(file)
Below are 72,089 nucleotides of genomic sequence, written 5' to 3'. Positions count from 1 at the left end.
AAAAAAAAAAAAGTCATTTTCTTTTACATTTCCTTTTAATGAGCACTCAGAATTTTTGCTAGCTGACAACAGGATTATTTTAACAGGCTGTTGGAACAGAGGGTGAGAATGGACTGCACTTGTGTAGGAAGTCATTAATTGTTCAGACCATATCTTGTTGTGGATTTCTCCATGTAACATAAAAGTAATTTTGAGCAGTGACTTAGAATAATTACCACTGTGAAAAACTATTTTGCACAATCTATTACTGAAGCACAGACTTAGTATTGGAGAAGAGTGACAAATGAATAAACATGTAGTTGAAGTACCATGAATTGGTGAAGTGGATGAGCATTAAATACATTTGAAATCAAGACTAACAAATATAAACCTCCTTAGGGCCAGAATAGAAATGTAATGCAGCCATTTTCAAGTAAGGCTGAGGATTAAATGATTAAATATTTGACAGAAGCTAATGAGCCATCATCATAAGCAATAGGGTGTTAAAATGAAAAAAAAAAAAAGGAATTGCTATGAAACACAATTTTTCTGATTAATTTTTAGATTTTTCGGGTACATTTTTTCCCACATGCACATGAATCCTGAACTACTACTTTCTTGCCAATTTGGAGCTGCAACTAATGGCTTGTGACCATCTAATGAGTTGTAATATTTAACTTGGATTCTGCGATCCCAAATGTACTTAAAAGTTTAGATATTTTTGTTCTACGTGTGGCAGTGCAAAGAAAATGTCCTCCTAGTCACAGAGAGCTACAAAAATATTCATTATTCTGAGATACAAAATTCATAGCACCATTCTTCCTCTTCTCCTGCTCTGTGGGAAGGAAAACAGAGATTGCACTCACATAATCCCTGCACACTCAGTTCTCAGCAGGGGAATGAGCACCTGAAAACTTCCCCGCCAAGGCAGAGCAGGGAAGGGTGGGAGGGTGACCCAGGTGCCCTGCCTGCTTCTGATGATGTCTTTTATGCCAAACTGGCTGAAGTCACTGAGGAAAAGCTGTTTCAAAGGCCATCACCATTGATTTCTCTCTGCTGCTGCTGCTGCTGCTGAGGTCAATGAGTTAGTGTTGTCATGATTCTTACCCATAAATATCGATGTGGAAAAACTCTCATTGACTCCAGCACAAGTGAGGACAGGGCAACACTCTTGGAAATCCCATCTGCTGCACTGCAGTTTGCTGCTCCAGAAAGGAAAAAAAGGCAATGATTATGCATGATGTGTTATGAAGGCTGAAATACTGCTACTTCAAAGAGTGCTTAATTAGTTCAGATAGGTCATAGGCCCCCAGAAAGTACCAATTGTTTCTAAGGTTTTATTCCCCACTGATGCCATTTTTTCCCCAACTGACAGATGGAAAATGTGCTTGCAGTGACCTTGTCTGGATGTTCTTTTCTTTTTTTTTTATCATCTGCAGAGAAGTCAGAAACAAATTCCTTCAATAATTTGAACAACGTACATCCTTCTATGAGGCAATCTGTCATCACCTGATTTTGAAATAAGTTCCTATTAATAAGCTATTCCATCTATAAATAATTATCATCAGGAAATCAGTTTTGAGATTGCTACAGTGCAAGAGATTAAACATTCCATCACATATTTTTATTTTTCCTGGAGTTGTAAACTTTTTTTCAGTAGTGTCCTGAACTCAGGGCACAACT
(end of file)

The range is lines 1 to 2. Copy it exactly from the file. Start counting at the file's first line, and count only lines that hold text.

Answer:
Below are 72,089 nucleotides of genomic sequence, written 5' to 3'. Positions count from 1 at the left end.
AAAAAAAAAAAAGTCATTTTCTTTTACATTTCCTTTTAATGAGCACTCAGAATTTTTGCTAGCTGACAACAGGATTATTTTAACAGGCTGTTGGAACAGAGGGTGAGAATGGACTGCACTTGTGTAGGAAGTCATTAATTGTTCAGACCATATCTTGTTGTGGATTTCTCCATGTAACATAAAAGTAATTTTGAGCAGTGACTTAGAATAATTACCACTGTGAAAAACTATTTTGCACAATCTATTACTGAAGCACAGACTTAGTATTGGAGAAGAGTGACAAATGAATAAACATGTAGTTGAAGTACCATGAATTGGTGAAGTGGATGAGCATTAAATACATTTGAAATCAAGACTAACAAATATAAACCTCCTTAGGGCCAGAATAGAAATGTAATGCAGCCATTTTCAAGTAAGGCTGAGGATTAAATGATTAAATATTTGACAGAAGCTAATGAGCCATCATCATAAGCAATAGGGTGTTAAAATGAAAAAAAAAAAAAGGAATTGCTATGAAACACAATTTTTCTGATTAATTTTTAGATTTTTCGGGTACATTTTTTCCCACATGCACATGAATCCTGAACTACTACTTTCTTGCCAATTTGGAGCTGCAACTAATGGCTTGTGACCATCTAATGAGTTGTAATATTTAACTTGGATTCTGCGATCCCAAATGTACTTAAAAGTTTAGATATTTTTGTTCTACGTGTGGCAGTGCAAAGAAAATGTCCTCCTAGTCACAGAGAGCTACAAAAATATTCATTATTCTGAGATACAAAATTCATAGCACCATTCTTCCTCTTCTCCTGCTCTGTGGGAAGGAAAACAGAGATTGCACTCACATAATCCCTGCACACTCAGTTCTCAGCAGGGGAATGAGCACCTGAAAACTTCCCCGCCAAGGCAGAGCAGGGAAGGGTGGGAGGGTGACCCAGGTGCCCTGCCTGCTTCTGATGATGTCTTTTATGCCAAACTGGCTGAAGTCACTGAGGAAAAGCTGTTTCAAAGGCCATCACCATTGATTTCTCTCTGCTGCTGCTGCTGCTGCTGAGGTCAATGAGTTAGTGTTGTCATGATTCTTACCCATAAATATCGATGTGGAAAAACTCTCATTGACTCCAGCACAAGTGAGGACAGGGCAACACTCTTGGAAATCCCATCTGCTGCACTGCAGTTTGCTGCTCCAGAAAGGAAAAAAAGGCAATGATTATGCATGATGTGTTATGAAGGCTGAAATACTGCTACTTCAAAGAGTGCTTAATTAGTTCAGATAGGTCATAGGCCCCCAGAAAGTACCAATTGTTTCTAAGGTTTTATTCCCCACTGATGCCATTTTTTCCCCAACTGACAGATGGAAAATGTGCTTGCAGTGACCTTGTCTGGATGTTCTTTTCTTTTTTTTTTATCATCTGCAGAGAAGTCAGAAACAAATTCCTTCAATAATTTGAACAACGTACATCCTTCTATGAGGCAATCTGTCATCACCTGATTTTGAAATAAGTTCCTATTAATAAGCTATTCCATCTATAAATAATTATCATCAGGAAATCAGTTTTGAGATTGCTACAGTGCAAGAGATTAAACATTCCATCACATATTTTTATTTTTCCTGGAGTTGTAAACTTTTTTTCAGTAGTGTCCTGAACTCAGGGCACAACT